Tuesday, January 4, 2011

Web Accessibility--the Basics

Written by Rosemarie Punzalan, Communication Specialist and resident web accessibility expert, CFILC

Whether you are a novice with little or no web development experience or new to accessibility, it doesn't hurt to understand the basics of POUR Web Usability.  POUR stands for Perceivable Operable Understandable Robust.  Below are just some examples to give you a basic understanding of POUR.

Many of us surf the Internet to access communication, commerce, entertainment, information, and other important aspects of life that we take for granted.  The most common senses we use when surfing the internet are hearing, sight and touch.  These senses are important to our daily Internet access.  It is very important that a user has the ability to perceive the web content.  Not only is the ability to perceive web content important, but inputting the information into our brains is very important!

There are many kinds of audio interactions we use when surfing the Internet.  Some examples of audio interactions are: hearing music, listening to web radio, and watching videos. If you operate a web site, to make your audio information available to individuals who cannot hear, provide captioned audio.  Below is an example of a video with closed captions that was posted on http://www.dor.ca.gov/rd_life.wmv.

Web sites provide enormous information with content that consists of graphics, multimedia, and text.  Individuals who can see can read text, view images, understand the web page layouts, and understand the meaning of colors in certain cultural perspective (for example,– red and green street lights).  To make your web content available to individuals who are blind or have low vision, prior to your web design, structure your content (i.e. headings, subheadings, lists, etc.).  They rely on screen readers and keyboards to navigate through a web site.

Imagine an individual who is deaf and blind.  How would this individual access information?  There are ways a person who is deafblind can access information.  1) Through sign language where individuals use their hands to feel one another’s body movements, gestures and sign language; OR 2) A Braille device – a text can be converted to Braille.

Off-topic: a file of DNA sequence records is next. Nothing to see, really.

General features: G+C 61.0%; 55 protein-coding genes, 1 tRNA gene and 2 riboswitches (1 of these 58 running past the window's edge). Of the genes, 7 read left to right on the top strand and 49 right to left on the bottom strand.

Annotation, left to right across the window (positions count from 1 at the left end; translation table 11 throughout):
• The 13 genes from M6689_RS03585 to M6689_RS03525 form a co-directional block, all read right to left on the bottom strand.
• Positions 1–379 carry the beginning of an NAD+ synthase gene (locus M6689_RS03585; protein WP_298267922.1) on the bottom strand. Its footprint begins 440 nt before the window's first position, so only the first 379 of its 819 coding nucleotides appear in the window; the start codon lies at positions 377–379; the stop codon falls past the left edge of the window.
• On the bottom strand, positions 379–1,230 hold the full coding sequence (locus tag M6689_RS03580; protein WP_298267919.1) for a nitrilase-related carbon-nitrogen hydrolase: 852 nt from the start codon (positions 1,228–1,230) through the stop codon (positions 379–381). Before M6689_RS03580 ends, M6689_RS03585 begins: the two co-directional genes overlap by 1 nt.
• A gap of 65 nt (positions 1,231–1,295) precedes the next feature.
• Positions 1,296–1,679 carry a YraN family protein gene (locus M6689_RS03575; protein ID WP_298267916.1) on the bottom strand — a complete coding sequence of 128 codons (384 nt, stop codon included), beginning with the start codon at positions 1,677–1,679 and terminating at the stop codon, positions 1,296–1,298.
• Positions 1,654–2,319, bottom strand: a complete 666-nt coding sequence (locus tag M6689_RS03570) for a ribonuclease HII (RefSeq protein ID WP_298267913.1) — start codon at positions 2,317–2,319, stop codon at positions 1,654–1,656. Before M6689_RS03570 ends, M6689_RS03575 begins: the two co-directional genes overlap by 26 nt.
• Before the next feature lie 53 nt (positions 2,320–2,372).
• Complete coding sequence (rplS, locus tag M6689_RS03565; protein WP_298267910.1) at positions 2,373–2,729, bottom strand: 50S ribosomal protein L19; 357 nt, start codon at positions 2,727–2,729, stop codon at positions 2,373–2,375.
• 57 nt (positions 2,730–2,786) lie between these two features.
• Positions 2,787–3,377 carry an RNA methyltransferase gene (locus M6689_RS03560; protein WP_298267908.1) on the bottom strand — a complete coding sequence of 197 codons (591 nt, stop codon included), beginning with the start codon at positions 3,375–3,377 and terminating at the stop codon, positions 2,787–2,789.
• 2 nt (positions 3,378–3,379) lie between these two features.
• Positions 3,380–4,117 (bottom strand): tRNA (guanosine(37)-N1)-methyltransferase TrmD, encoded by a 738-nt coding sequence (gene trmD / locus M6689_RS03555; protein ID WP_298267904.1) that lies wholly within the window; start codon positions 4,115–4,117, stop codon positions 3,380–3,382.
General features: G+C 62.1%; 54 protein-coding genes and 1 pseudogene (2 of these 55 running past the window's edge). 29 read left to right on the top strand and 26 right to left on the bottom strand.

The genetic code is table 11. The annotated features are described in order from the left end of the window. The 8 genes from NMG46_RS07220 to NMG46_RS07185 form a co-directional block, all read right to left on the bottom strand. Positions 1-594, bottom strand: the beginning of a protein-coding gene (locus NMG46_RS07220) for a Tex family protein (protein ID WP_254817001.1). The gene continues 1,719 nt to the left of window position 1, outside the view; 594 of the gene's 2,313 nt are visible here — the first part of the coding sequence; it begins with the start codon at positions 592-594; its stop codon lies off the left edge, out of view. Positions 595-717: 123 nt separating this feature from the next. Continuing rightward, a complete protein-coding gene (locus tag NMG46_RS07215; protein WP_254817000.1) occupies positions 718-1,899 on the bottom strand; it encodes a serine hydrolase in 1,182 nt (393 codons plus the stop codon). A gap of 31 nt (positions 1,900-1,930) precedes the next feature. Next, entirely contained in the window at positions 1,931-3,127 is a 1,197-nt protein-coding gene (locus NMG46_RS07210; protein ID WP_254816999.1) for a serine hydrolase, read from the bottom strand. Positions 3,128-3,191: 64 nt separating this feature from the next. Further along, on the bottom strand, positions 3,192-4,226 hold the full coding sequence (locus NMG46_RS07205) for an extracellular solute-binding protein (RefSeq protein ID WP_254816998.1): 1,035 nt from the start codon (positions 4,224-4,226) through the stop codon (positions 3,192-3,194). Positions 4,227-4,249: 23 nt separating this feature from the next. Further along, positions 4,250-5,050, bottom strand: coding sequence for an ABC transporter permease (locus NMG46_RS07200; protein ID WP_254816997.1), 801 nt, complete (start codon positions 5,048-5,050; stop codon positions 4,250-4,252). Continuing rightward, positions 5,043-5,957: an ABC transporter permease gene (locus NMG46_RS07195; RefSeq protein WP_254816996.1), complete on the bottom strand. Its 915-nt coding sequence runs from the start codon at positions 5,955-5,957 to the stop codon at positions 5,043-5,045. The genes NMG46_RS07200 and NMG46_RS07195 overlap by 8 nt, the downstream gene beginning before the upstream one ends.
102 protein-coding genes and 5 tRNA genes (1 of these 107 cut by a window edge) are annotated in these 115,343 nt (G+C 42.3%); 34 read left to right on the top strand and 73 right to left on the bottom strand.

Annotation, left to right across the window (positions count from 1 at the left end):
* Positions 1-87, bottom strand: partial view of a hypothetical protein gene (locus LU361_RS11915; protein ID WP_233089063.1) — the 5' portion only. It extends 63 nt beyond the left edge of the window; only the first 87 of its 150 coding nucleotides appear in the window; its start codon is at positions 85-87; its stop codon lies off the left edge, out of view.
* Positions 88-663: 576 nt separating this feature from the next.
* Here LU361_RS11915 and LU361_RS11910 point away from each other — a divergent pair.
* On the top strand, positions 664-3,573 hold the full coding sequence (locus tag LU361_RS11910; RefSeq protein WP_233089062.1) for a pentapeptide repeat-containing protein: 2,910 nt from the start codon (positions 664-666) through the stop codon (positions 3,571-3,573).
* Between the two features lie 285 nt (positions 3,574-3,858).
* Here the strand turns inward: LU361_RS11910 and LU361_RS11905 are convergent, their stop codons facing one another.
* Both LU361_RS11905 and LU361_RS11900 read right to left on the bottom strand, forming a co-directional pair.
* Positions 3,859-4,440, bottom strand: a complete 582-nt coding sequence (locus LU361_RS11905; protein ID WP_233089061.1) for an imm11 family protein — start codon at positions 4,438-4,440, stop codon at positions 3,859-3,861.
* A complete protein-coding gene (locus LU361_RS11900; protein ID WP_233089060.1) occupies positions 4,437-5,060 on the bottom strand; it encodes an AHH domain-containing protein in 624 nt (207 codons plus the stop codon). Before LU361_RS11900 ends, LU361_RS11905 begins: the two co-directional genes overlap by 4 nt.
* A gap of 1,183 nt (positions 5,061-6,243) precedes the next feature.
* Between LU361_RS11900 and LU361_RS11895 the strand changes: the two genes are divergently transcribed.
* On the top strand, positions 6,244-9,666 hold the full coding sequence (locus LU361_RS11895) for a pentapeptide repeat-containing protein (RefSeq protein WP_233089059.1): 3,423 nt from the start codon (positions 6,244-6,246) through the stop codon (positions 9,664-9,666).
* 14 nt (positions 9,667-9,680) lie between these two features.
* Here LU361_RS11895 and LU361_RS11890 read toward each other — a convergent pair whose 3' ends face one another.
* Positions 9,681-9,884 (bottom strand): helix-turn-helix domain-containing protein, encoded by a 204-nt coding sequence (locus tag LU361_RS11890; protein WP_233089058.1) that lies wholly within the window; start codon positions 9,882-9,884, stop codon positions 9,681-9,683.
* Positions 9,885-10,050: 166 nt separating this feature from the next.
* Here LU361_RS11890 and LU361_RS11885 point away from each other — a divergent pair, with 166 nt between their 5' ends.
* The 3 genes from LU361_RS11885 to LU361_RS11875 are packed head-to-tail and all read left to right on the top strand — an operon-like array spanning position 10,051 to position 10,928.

A standard keyboard and mouse is often used to access web content, but not everyone can use them. Some individuals use adaptive or alternative devices depending on their disability (for example, a mouth stick to manipulate a keyboard). Blind users depend on a keyboard and screen reader to navigate web content.

To ensure your web site is usable to people of all abilities, you should make sure the web content's language is as easy to understand as possible. 

Technology changes and can be very expensive as well as time consuming.  There are different operating systems and different versions of browsers. People who use adaptive devices or alternative devices such as screen readers or screen magnifiers to navigate web content do not always update their devices or software to keep up with other changes in computer technology. Ensure your web site is robust through all operating systems and different versions of browsers by testing it on multiple web browsers and operating systems.

What is your experience with web accessibility? Have you been unable to navigate a web site due to accessibility barriers? Do you host a web site and find web accessibility implementation challenging? Have you had a positive experience? Share your story in the comments section below. 

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